Neurotransmitter release is regulated by voltage-dependent calcium channels (VDCCs) at synapses throughout the nervous system. At the neuromuscular junction (NMJ) electrophysiological and pharmacological studies have identified a major role for P- and/or Q-type VDCCs in controlling acetylcholine release from the nerve terminal. Additional studies have suggested that N-type channels may be involved in neuromuscular transmission. VDCCs consist of pore-forming α1 and regulatory β subunits. In this report, using fluorescence immunocytochemistry, we provide evidence that immunoreactivity to α1A, α1B, and α1E subunits is present at both rat and human adult NMJs. Using control and denervated rat preparations, we have been able to establish that the subunit thought to correspond to P/Q-type channels, α1A, is localized presynaptically in discrete puncta that may represent motor nerve terminals. We also demonstrate for the first time that α1A and α1B (which corresponds to N-type channels) may be localized in axon-associated Schwann cells and, further, that the α1B subunit may be present in perisynaptic Schwann cells. In addition, the α1E subunit (which may correspond to R/T-type channels) seems to be localized postsynaptically in the muscle fiber membrane and concentrated at the NMJ. The possibility that all three VDCCs at the NMJ are potential targets for circulating autoantibodies in amyotrophic lateral sclerosis is discussed.
- calcium channels
- neuromuscular junction
- motor neuron
- Schwann cells
- skeletal muscle
- amyotrophic lateral sclerosis
Voltage-dependent calcium channels (VDCCs) play a major role in neuromuscular transmission by allowing calcium ion influx into motor neuron (MN) terminals and thereby effecting acetylcholine release. VDCCs have been classified electrophysiologically into T (low-voltage-activated; LVA) and L, N, P, Q, and R (high-voltage-activated; HVA) subtypes. These channels are composed of at least three subunits: a pore-forming α1subunit and structural/regulatory α2δ and β subunits. Multiple α1 gene products have been identified, termed α1A, α1B, α1C, α1D, and α1E (Snutch et al., 1990; Williams et al., 1992a,b, 1994;Soong et al., 1993; Zahl et al., 1994). Although there has been debate as to whether α1A is the pore-forming subunit of P and/or Q channels (Zhang et al., 1993; Stea et al., 1994), α1Bis thought to encode N channels (Williams et al., 1992a,b), and α1C and α1D are thought to be components of L channels. The identity of the channel formed after expression of α1E remains unclear (Soong et al., 1993; Zhang et al., 1993; Schneider et al., 1994; Williams et al., 1994; Bourinet et al., 1996).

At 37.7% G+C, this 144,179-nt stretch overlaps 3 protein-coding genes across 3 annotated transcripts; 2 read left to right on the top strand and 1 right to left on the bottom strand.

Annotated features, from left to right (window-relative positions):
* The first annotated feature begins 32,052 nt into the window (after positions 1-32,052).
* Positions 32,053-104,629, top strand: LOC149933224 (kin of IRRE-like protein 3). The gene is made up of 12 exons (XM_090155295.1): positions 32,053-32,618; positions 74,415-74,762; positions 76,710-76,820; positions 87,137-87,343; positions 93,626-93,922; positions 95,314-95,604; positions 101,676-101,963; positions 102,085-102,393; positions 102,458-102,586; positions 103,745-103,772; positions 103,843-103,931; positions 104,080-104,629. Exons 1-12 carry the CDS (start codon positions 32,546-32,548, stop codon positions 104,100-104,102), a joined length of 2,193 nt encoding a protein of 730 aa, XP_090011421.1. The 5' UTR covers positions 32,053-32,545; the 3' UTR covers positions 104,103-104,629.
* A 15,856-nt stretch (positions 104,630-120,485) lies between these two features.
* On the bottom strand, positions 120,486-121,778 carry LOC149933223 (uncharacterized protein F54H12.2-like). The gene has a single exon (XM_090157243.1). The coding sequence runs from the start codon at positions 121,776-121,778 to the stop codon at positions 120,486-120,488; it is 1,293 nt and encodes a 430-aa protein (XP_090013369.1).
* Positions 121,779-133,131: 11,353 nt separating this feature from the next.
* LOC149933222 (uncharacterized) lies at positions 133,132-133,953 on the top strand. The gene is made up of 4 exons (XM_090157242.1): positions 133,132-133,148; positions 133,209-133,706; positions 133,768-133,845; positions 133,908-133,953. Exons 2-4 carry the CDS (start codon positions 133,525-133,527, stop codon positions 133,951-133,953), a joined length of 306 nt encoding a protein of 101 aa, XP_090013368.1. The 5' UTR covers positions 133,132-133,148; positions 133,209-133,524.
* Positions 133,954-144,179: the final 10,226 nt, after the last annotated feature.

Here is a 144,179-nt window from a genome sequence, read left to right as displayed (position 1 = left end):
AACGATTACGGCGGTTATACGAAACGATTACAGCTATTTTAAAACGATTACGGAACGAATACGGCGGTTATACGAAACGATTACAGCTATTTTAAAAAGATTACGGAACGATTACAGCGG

At the mammalian neuromuscular junction (NMJ) most evidence suggests that P and/or Q channels control acetylcholine release from MN terminals (Sano et al., 1987; De Luca et al., 1991; Uchitel et al., 1992; Protti and Uchitel, 1993; Bowersox et al., 1995; Hong and Chang, 1995; Protti et al., 1996) although there are some data suggesting that N channels also may play a role in this process (Hamilton and Smith, 1992; Hong et al., 1992; Rossoni et al., 1994). Determination of the α1 subunit(s) localized at the mammalian NMJ should help to clarify which VDCC is involved in neuromuscular transmission. In addition, identification of the α1 subunit at the human NMJ is of interest in amyotrophic lateral sclerosis (ALS), a disease characterized by degeneration of MNs, denervation atrophy of muscle (Campbell and Munsat, 1994), and defects in neuromuscular transmission (Denys and Norris, 1979; Maselli et al., 1993). In this disease it has been reported that a large proportion of patients has circulating autoantibodies directed against the α1 subunit of VDCCs (Smith et al., 1992; Kimura et al., 1994). It is thought that VDCCs in MN terminals at the NMJ may represent targets for these autoantibodies and may play a role in MN degeneration in ALS (Appel et al., 1991; Smith et al., 1994; Mosier et al., 1995; Siklos et al., 1996).
To date, there is only one previous study of α1 subunit localization at the NMJ. Ousley and Froehner (1994) demonstrated the presence of α1A-like immunoreactivity (α1A-ir) at the rat NMJ, although the pre- or postsynaptic nature of immunolabeling was not determined. In the present study we have used fluorescence immunocytochemistry with VDCC α1 subunit-specific antibodies to determine the localization of α1A, α1B, and α1E subunits at the human and rat NMJ. By comparison with markers of known distribution, the pre- or postsynaptic localization of these subunits was investigated at NMJs in control and denervated rat muscle.